Consultants for Shell E&P Ireland anticipate that a final Corrib gas onshore pipeline route will not now be confirmed until next month at the earliest.
Five routes on a shortlist of three "corridors" are still being assessed by the consultants, RPS, and a deadline of January 18th has been set for responses from residents in Erris.
Sruwaddaccon Bay, a special area of conservation (Sac), is emerging as a potential final route, but RPS group director PJ Rudden would not be drawn on this when speaking yesterday to The Irish Times.
All of the shortlisted corridors have positive and negative features, Mr Rudden said. The delay in making the final selection was attributable in part to the need for adequate consultation.
However, unauthorised drilling by the Shell consultants in a Sac last October, which prompted an angry reaction from Minister for the Environment John Gormley, was also a factor, it is understood.
Mr Gormley has ordered the company to restore the Sac on the Glenamoy Bog complex, but no work has taken place as yet. The consultants are awaiting a response to a restoration proposal they submitted to the National Parks and Wildlife Service last month.
Mr Rudden said he was "pleasantly surprised" by the reaction to the shortlist of routes, and he and his colleagues had endeavoured to take into account social and environmental issues.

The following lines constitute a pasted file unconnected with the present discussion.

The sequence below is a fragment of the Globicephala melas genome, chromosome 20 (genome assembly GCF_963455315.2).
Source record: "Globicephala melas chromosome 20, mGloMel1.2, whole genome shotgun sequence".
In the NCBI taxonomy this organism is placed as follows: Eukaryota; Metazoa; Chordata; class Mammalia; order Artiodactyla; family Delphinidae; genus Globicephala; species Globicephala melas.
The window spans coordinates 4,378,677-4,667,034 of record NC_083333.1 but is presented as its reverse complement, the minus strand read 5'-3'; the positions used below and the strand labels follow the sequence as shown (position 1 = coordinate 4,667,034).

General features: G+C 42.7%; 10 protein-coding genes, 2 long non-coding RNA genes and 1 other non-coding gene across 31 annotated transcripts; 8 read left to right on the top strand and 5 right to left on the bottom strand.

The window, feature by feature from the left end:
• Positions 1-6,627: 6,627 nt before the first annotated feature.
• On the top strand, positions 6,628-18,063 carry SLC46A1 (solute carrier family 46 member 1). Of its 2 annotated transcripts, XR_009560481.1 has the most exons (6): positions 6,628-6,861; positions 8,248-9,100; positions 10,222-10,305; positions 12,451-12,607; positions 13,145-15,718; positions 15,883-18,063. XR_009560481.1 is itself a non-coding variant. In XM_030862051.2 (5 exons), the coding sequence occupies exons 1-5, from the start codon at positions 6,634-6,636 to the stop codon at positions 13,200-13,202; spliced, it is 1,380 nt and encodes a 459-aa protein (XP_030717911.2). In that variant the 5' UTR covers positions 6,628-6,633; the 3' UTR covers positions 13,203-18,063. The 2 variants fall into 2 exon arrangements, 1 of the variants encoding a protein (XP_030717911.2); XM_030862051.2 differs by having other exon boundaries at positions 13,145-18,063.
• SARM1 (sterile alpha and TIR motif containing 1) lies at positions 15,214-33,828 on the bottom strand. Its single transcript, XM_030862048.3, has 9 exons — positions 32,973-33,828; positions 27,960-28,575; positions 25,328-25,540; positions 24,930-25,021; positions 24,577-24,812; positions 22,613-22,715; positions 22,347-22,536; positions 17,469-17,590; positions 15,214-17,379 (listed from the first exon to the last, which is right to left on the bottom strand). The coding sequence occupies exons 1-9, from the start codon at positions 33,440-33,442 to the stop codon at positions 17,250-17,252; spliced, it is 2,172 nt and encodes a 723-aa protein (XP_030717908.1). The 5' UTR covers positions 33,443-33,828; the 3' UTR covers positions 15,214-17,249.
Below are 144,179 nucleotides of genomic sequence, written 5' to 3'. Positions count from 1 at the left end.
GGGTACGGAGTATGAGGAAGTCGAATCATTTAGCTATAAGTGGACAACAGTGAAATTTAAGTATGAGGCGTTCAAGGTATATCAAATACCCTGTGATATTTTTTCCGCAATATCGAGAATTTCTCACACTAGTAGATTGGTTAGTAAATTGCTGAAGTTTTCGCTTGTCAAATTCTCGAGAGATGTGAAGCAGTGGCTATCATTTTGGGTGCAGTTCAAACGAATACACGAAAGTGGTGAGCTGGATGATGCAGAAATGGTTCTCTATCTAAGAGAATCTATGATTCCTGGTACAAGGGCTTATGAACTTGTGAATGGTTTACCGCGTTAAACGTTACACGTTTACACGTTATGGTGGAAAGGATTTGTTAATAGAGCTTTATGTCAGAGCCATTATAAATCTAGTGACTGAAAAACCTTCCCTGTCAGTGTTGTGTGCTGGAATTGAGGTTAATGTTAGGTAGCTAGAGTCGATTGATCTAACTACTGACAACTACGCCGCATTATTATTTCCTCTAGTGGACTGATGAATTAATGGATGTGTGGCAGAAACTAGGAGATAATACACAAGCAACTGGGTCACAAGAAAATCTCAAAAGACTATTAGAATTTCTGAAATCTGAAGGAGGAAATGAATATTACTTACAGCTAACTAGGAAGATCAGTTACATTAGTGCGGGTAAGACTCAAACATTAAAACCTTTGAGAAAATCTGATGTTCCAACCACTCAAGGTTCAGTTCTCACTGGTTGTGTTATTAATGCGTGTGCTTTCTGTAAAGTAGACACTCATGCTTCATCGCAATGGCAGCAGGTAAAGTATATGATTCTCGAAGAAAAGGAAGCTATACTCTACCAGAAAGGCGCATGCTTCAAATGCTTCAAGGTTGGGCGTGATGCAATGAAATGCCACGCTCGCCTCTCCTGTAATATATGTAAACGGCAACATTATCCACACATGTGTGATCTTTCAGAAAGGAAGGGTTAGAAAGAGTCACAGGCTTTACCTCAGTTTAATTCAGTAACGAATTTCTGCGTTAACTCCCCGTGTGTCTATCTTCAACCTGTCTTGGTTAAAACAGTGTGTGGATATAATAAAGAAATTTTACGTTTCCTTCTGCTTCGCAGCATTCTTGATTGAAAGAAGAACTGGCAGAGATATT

Mr Gormley will have a key role to play in any approval of the final pipeline route, given that it is expected to cross areas protected under the EU habitats directive.
Also, responsibility for foreshore, apart from aquaculture, is being transferred to Mr Gormley's department as part of the final break-up of the Department of Marine.
However, the pipeline route, from wellhead 70km offshore to refinery at Bellanaboy, will be submitted by the Corrib gas developers to An Bord Pleanála, if the appeals board accepts it as a qualifying project under the new Strategic Infrastructure Act.
The board will have no remit in relation to marine aspects, which will be determined by Minister for Energy and Natural Resources Eamon Ryan under Section 40 of the Gas Acts.
Mr Ryan has not responded to date to a letter from three priests in the Erris area who have pleaded for a new location for the refinery.
Fr Michael Nallen, Fr Michael Gilroy and Fr Seán Noone have proposed that Glinsk on the north Erris coastline be examined. "The project as planned for Bellanaboy does not have consent from the community," they said.
The Environmental Protection Agency (EPA) has approved an integrated pollution prevention control licence for Bellanaboy, and RPS has no remit in relation to this aspect of the project.
The consultants were employed by Shell E&P Ireland to assist in implementing one of the key recommendations made by government mediator Peter Cassells in his 2006 report.
The issue of community consent in relation to Corrib and the Government response is the subject of two books published this month.
NUI Galway lecturer Liam Leonard says the conflict over the project has "re-invigorated the sense of community in Mayo and across rural Ireland, an identity that can be traced back to the agrarian agitation of the Land League", in his book, The Environmental Movement in Ireland, published by Springer.
The justice, peace and human rights organisation, Afri, has published an analysis by journalist Michael McCaughan, launched in Dublin last night, entitled The Price of Our Souls: Gas, Shell and Ireland.
The Irish Times